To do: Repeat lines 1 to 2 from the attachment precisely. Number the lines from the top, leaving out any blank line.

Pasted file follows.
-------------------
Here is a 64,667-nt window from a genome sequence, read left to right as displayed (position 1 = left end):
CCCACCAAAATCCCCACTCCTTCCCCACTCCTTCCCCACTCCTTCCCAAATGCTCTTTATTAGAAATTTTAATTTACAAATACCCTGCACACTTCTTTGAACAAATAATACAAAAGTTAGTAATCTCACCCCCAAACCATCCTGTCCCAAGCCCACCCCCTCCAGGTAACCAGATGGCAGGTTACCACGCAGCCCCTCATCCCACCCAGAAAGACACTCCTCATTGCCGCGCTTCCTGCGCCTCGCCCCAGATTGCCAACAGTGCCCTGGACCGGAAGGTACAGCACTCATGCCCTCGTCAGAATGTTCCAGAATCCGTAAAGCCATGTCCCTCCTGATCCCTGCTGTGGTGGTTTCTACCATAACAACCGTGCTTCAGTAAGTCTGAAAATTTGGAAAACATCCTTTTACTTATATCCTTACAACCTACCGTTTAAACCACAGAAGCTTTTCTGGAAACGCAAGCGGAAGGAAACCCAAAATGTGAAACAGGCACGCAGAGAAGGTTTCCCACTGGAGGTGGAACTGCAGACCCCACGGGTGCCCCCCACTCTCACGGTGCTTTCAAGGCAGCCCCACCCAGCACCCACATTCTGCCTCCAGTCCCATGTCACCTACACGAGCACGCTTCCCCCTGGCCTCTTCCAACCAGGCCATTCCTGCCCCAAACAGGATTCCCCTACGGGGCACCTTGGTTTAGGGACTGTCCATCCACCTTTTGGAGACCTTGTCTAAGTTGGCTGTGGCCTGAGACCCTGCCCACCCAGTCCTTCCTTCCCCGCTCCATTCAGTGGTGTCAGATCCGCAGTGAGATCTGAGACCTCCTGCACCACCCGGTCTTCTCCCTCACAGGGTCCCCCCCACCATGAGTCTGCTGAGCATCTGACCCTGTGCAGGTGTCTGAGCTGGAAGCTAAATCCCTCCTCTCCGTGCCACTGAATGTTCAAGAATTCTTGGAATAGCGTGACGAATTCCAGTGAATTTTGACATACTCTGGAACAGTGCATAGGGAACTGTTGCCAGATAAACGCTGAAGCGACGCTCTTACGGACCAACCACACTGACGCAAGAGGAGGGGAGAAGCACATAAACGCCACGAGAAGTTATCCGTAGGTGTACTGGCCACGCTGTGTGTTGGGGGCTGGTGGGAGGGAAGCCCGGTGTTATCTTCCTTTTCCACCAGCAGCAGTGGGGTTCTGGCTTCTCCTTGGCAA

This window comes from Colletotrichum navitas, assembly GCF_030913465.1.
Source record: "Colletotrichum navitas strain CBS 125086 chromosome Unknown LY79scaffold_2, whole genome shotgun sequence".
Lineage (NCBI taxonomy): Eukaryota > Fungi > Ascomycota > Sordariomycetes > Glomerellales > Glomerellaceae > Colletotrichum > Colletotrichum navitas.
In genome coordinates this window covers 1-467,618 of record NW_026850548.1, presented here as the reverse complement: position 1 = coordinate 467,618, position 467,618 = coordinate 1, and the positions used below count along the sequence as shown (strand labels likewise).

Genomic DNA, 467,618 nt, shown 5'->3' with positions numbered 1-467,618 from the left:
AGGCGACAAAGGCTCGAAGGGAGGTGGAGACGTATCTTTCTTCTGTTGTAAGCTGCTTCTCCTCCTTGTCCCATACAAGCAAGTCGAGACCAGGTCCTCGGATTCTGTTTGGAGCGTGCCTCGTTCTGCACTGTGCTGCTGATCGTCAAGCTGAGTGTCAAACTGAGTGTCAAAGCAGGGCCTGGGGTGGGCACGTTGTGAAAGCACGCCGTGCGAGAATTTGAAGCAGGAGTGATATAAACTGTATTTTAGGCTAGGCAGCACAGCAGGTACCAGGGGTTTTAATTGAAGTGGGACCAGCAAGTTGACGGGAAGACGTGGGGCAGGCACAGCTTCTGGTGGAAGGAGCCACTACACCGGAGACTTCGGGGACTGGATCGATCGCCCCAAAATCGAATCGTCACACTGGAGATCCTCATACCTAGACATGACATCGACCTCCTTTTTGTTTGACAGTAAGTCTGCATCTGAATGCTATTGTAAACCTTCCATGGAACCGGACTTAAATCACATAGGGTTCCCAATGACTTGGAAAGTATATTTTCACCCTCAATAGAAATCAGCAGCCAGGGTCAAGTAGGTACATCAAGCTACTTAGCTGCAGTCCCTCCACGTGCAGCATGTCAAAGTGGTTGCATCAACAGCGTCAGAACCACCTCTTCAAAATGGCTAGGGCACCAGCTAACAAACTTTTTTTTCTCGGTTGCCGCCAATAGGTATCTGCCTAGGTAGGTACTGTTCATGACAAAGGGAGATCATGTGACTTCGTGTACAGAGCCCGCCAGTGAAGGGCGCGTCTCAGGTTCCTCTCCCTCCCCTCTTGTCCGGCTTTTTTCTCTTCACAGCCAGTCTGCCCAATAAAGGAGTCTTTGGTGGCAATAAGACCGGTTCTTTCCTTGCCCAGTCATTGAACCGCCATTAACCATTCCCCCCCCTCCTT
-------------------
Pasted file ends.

Here is a 64,667-nt window from a genome sequence, read left to right as displayed (position 1 = left end):
CCCACCAAAATCCCCACTCCTTCCCCACTCCTTCCCCACTCCTTCCCAAATGCTCTTTATTAGAAATTTTAATTTACAAATACCCTGCACACTTCTTTGAACAAATAATACAAAAGTTAGTAATCTCACCCCCAAACCATCCTGTCCCAAGCCCACCCCCTCCAGGTAACCAGATGGCAGGTTACCACGCAGCCCCTCATCCCACCCAGAAAGACACTCCTCATTGCCGCGCTTCCTGCGCCTCGCCCCAGATTGCCAACAGTGCCCTGGACCGGAAGGTACAGCACTCATGCCCTCGTCAGAATGTTCCAGAATCCGTAAAGCCATGTCCCTCCTGATCCCTGCTGTGGTGGTTTCTACCATAACAACCGTGCTTCAGTAAGTCTGAAAATTTGGAAAACATCCTTTTACTTATATCCTTACAACCTACCGTTTAAACCACAGAAGCTTTTCTGGAAACGCAAGCGGAAGGAAACCCAAAATGTGAAACAGGCACGCAGAGAAGGTTTCCCACTGGAGGTGGAACTGCAGACCCCACGGGTGCCCCCCACTCTCACGGTGCTTTCAAGGCAGCCCCACCCAGCACCCACATTCTGCCTCCAGTCCCATGTCACCTACACGAGCACGCTTCCCCCTGGCCTCTTCCAACCAGGCCATTCCTGCCCCAAACAGGATTCCCCTACGGGGCACCTTGGTTTAGGGACTGTCCATCCACCTTTTGGAGACCTTGTCTAAGTTGGCTGTGGCCTGAGACCCTGCCCACCCAGTCCTTCCTTCCCCGCTCCATTCAGTGGTGTCAGATCCGCAGTGAGATCTGAGACCTCCTGCACCACCCGGTCTTCTCCCTCACAGGGTCCCCCCCACCATGAGTCTGCTGAGCATCTGACCCTGTGCAGGTGTCTGAGCTGGAAGCTAAATCCCTCCTCTCCGTGCCACTGAATGTTCAAGAATTCTTGGAATAGCGTGACGAATTCCAGTGAATTTTGACATACTCTGGAACAGTGCATAGGGAACTGTTGCCAGATAAACGCTGAAGCGACGCTCTTACGGACCAACCACACTGACGCAAGAGGAGGGGAGAAGCACATAAACGCCACGAGAAGTTATCCGTAGGTGTACTGGCCACGCTGTGTGTTGGGGGCTGGTGGGAGGGAAGCCCGGTGTTATCTTCCTTTTCCACCAGCAGCAGTGGGGTTCTGGCTTCTCCTTGGCAA